I’m not sure I’d want to attempt cooking without modern conveniences like a food processor and bottles of oil and jars of spices at hand, but it’s so interesting to learn about the techniques and ingredients used by Native Americans in the days before Columbus arrived. I received a review copy of Spirit of the Harvest, a James Beard and IACP award-winning book, and it describes the foods of Native American Indians from each part of what is now the US. The book is organized by region with recipes and information from the tribes that lived in each area. Traditional approaches to the dishes are explained, but the recipes themselves have been adapted to more contemporary practices. You won’t need to procure bear fat which was used for cooking some of these dishes in the traditional manner since these days vegetable oil, or if you prefer bacon fat, can be used instead. Primary ingredients are kept the same for the most part though. I didn’t realize Jerusalem artichokes are native to this land, and the Cherokee used them in various relishes, pickles, and preserves. There’s a recipe for spiced Jerusalem artichokes with cider vinegar, mustard seeds, dill seeds, and fresh dill. Jerusalem artichokes show up again in a dish from Plains tribes that’s adapted from a technique of burying tubers in hot coals to cook them. Here, broiling is suggested instead. From the Northeast, there’s a hearty fish soup with mushrooms and lima beans from the Iroquois and maple popcorn balls from the Algonquians, there are huckleberry and cranberry fritters from the Northwest, and from the Southeast, there’s a carrot bread made with cornmeal, honey, and dried blueberries. There are also recipes for game like roasted buffalo and buffalo jerky, stewed grouse, sugar pumpkin stuffed with venison, ducks stuffed with wild rice and mushrooms, and Pueblo rabbit.
It’s interesting to see the various types of breads including ones that are baked, others that are fried, and some that are grilled or cooked on a griddle. Cast-iron pans had been obtained by Native Americans through trade, and young women who attended non-native schools in the late nineteenth century learned about cooking with yeast and flour. Also, by that time, many Indian homes included wood-burning stoves and ovens. The first bread I wanted to try was Navajo fry bread. In the Southwest chapter, there’s a dish of prickly pear cactus and eggs which is to be served with tortillas or bread and a relish or salsa. I made a vegetarian version of it and served it on top of fry bread garnished with the Sacaton relish. The cactus and eggs element is essentially a hash. Rather than making it with bacon, I made a hash of potatoes and mushrooms and added the other ingredients from the recipe which included cooked, chopped prickly pear cactus pads, minced onion, and ground New Mexican red chile powder. The cactus pads, or nopales, are easy to find fresh here in Austin. I chopped them into strips, boiled and drained them, and then added them to the hash. If not available fresh, they are also sold already cooked in cans. If you've never tasted nopales, they taste like a very slightly tangy green bean. The Sacaton relish was a quickly-cooked salsa with mild green chiles, chopped jalapeno, minced onion, and diced fresh tomatoes. To make the fry bread, the dough was stirred together and left to rest for 30 minutes. Then, a small handful at a time was patted into a round about one-eighth of an inch thick and fried in vegetable oil. I spooned the hash on top of each piece of fry bread, topped that with a fried egg, and garnished with the tomato and chile relish.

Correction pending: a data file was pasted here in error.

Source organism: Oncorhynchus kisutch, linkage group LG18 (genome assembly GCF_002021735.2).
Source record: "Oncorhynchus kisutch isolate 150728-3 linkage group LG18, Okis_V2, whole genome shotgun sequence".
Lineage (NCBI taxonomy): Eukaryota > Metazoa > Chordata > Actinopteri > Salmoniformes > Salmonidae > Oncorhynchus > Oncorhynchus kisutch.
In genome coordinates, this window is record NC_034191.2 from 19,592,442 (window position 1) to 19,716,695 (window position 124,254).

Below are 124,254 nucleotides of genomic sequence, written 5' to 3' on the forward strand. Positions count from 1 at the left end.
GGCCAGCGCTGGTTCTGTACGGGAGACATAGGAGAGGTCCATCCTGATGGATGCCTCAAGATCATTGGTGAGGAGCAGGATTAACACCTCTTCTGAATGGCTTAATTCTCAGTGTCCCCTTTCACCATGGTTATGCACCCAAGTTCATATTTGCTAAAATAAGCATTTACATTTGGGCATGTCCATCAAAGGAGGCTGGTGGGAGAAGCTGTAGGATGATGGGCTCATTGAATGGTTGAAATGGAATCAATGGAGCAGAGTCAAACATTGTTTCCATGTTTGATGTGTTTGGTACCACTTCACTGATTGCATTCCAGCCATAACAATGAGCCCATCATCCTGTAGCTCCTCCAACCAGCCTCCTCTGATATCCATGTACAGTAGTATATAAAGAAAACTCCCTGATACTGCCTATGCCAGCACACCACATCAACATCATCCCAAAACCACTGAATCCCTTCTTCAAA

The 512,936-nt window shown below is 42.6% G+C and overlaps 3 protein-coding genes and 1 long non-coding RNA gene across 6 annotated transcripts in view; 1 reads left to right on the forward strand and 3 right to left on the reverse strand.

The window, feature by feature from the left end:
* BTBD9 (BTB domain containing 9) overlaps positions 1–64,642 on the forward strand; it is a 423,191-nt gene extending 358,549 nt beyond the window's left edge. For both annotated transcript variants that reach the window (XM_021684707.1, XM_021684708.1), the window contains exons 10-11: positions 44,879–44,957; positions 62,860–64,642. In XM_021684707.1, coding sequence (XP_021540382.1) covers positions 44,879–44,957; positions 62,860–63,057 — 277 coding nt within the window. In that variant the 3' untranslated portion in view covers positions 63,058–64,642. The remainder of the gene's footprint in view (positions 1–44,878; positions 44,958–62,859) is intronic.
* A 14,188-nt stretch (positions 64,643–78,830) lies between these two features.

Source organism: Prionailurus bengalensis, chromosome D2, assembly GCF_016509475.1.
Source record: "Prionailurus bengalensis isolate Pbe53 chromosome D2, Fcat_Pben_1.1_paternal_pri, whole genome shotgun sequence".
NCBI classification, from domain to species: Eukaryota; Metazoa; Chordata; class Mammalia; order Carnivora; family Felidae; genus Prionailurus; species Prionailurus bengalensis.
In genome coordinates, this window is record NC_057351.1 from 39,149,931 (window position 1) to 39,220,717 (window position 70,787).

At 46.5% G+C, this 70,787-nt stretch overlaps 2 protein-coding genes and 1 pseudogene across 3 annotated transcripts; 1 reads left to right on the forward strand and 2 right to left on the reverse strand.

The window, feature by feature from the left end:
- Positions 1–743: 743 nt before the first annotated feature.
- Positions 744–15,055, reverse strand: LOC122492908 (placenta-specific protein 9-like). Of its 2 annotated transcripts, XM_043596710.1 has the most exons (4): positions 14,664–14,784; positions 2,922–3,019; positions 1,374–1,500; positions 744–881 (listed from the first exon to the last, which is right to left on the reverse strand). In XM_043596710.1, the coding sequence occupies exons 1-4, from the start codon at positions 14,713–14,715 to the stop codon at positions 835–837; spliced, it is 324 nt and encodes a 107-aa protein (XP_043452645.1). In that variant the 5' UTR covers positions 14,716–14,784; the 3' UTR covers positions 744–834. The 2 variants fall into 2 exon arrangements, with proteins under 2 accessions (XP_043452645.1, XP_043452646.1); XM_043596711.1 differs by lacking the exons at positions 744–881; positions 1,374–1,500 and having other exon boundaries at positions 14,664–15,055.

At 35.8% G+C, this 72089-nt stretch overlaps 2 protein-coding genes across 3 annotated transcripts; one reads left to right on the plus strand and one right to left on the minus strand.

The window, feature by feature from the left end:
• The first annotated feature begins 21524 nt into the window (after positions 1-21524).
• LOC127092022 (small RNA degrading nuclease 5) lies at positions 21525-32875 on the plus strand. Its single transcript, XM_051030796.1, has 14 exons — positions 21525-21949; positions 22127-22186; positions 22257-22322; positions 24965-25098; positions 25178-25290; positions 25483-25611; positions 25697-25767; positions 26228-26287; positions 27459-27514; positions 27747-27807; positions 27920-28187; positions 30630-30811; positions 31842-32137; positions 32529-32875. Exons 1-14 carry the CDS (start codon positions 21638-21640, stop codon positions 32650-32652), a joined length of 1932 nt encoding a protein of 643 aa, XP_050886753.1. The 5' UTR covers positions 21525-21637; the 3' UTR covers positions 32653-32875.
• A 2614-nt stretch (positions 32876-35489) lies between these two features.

I have to tell you that tasting this fry bread inspired one of those little dances I do around the kitchen when I get really excited about food. Puffy, crispy, chewy, and delicious is what it was. Be sure to let it cool a bit before attempting to taste it. Don’t ask why I suggest that. The hash with fried egg and relish was perfect on the fry bread, but of course you could go the route of Indian tacos and top the breads with your favorite taco fillings. Or, you might choose to make the breads into sweet treats with honey or powdered sugar. However you wish to serve them, they’re very worth trying.
Navajo Fry Bread
Re-printed with publisher’s permission, Stewart Tabori & Chang.
3 cups unbleached flour
2 teaspoons baking powder (increase to 3 teaspoons at high altitudes)
1 teaspoon salt
1 ½ cups warm water or millk
1 tablespoon oil
Oil for deep frying
In a mixing bowl, combine all ingredients except oil and knead until smooth. Rub oil over dough. Cover and let sit for about 30 minutes. Either pat or roll out enough dough to fit in the palm of your hand in a circle about 1/8th inch thick, and deep-fry in hot oil. Usually Fry Bread is a little larger than the size of your hand. Makes 10 to 12 Fry Breads.
Note: I cut the recipe in half, and it worked very well. I also pan-fried, rather than deep-frying, the bread with hot oil in a saute pan for about two minutes per side.